Boiling Point San Onofre Nuclear Waste

Photo: Ryan Trautwein

The Inertia

Progress takes time and patience but nothing happens when we don’t vote and participate. I know this all too well from being at the helm of the Surfrider Foundation from 1984 to 1990 and working for President Jimmy Carter from 1974 to 1980. My time given to both of those pursuits has shown me that moving 3.6 million pounds of nuclear waste from San Onofre — sitting 100 feet from the shoreline with an estimated 8.4 million people within a 50-mile radius — will not happen overnight. But for the first time in a long time, Congress is doing something about it thanks to newly elected Congress members Mike Levin (San Diego) and Harley Rouda (Orange County), who announced late last month they’re proposing a bill aimed at speeding up the removal of spent fuel at San O’s Nuclear Generating Station. Both Congressmen were endorsed by the surfing political action committee Blue Uprising. As the Chairman of Blue Uprising’s board of directors, I could not be more proud.

Elections have consequences both good and bad. For ocean lovers, those consequences can be severe. I am not sure how long it will take to move the nuclear waste to a safer place, nor do I know how much it will cost. I do know that if we hadn’t come out to vote in the last election, nothing would be happening at all. The issue of San Onofre’s nuclear plant is a perfect example of why politics do matter to surfers.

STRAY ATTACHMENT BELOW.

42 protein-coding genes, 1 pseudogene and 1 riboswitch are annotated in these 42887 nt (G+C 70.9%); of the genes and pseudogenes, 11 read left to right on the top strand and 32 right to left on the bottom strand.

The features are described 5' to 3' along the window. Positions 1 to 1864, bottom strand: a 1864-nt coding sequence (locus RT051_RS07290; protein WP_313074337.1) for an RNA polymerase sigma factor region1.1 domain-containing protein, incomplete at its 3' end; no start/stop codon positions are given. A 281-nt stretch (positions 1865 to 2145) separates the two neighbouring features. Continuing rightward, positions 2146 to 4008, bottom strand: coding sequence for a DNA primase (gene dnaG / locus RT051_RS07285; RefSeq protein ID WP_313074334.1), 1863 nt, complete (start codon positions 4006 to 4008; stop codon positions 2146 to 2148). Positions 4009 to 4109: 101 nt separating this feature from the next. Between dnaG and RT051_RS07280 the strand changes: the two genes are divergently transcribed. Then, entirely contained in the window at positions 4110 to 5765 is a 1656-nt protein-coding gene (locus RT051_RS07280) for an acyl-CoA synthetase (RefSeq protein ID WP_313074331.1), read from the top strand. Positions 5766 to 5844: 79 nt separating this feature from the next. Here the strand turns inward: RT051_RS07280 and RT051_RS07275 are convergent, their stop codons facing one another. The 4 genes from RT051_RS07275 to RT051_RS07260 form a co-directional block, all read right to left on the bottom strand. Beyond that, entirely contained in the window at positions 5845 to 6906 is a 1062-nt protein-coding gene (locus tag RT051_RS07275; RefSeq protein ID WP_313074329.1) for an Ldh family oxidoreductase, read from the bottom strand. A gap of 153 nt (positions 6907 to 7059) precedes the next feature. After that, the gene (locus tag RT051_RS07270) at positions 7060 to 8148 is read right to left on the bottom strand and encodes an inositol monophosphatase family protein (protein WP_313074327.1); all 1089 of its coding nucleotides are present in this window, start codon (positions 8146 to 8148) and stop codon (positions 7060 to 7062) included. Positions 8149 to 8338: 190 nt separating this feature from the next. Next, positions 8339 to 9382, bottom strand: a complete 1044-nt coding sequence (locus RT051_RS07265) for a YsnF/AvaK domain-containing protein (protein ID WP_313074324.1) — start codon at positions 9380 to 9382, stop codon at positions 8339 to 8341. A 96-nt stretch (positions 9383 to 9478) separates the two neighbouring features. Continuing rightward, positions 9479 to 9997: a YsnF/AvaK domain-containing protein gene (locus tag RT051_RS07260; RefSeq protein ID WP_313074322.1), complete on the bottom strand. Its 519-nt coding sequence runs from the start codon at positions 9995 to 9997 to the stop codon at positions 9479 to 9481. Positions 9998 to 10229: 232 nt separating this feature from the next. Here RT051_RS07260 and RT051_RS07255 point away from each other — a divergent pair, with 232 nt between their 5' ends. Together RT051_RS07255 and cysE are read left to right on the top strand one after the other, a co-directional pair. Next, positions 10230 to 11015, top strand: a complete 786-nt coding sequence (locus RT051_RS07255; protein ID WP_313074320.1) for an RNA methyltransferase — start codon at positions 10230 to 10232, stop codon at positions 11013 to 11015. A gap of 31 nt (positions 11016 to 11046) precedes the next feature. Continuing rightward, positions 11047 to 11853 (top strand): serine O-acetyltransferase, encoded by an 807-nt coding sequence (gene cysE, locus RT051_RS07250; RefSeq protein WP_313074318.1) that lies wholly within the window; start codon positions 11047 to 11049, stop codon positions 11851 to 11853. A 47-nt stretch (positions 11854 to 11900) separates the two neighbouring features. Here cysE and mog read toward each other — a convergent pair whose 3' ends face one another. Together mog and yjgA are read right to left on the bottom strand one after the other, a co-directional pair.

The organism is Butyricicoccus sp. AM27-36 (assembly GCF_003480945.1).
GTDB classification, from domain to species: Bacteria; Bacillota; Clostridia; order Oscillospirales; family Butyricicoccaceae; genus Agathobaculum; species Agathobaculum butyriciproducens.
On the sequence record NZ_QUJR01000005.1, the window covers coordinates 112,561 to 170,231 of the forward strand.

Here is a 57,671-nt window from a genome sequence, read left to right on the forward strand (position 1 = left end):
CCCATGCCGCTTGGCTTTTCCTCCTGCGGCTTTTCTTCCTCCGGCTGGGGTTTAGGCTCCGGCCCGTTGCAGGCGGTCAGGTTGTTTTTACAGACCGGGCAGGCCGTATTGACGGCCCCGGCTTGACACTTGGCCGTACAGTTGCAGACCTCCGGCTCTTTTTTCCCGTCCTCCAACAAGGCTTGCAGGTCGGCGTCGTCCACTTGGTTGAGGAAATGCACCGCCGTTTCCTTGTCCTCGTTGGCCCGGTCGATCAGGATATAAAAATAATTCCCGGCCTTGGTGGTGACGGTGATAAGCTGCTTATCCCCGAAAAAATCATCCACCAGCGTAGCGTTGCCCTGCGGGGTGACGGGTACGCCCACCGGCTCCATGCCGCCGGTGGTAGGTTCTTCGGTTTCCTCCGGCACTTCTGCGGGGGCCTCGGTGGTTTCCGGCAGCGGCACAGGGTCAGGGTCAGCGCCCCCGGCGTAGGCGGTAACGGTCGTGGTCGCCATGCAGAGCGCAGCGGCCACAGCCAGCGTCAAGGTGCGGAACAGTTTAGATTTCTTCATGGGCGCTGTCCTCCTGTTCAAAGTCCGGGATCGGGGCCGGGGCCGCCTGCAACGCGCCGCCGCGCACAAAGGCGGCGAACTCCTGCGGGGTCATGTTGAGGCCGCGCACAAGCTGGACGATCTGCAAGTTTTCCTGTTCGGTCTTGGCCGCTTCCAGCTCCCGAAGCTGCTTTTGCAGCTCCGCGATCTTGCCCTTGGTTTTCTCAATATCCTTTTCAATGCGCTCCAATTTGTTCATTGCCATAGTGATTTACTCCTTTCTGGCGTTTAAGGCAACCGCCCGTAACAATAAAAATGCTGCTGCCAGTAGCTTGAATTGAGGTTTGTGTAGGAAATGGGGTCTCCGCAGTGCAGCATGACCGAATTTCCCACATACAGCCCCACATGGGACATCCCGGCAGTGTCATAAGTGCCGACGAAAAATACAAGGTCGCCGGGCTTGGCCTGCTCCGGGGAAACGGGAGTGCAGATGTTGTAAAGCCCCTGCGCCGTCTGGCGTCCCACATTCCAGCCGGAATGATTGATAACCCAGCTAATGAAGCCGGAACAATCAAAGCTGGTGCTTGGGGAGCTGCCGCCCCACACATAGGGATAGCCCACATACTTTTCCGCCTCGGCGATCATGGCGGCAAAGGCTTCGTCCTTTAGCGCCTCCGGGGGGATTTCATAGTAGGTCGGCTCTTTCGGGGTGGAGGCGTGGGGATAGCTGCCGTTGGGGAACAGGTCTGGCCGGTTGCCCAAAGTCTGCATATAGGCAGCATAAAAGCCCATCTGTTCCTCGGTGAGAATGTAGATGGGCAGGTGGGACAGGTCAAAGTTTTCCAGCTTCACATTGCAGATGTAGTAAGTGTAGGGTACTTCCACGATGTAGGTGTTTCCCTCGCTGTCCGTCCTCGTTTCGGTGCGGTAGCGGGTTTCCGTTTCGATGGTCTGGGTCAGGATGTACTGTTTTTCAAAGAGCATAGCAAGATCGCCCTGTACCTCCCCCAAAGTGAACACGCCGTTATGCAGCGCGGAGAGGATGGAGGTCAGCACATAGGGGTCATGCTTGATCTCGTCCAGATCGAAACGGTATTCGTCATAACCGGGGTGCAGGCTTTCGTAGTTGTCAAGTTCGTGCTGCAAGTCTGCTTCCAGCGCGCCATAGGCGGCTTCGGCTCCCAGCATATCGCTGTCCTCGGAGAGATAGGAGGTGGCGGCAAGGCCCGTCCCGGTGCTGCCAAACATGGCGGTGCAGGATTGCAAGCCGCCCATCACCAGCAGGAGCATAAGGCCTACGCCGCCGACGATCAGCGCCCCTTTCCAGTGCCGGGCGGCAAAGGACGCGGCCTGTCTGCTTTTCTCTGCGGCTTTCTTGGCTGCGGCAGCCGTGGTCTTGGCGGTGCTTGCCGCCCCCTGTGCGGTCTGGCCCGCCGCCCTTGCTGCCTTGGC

I often think about the 125 votes that Harley Rouda won by in the recent primary. Leading up to that California primary, the Blue Uprising team sent out a mailer to over 10,000 voters in Orange County. Now, I’ve always been better at surfing than math so bear with me here. Let’s say, with a conservative estimate, those mailers had a 0.6 percent effectiveness. With those numbers, 10,000 mailers increase the turnout in favor of your candidate by 600 votes. Still with me? Great. Because if that math holds up then a group of surfers not voicing their position in those primaries would have an entirely different outcome on how California’s nuclear waste dilemma is handled.

I want to make sure surfers out there know why we are having those conversations, and it’s because groups like the Surfrider Foundation work so hard to bring awareness to issues that affect us. It is also because groups like Blue Uprising are helping elect people who will make the ocean a priority. In the end, it all comes down to being engaged and showing up to vote. Surfing depends on it.

Editor’s Note: You can learn more about Blue Uprising here


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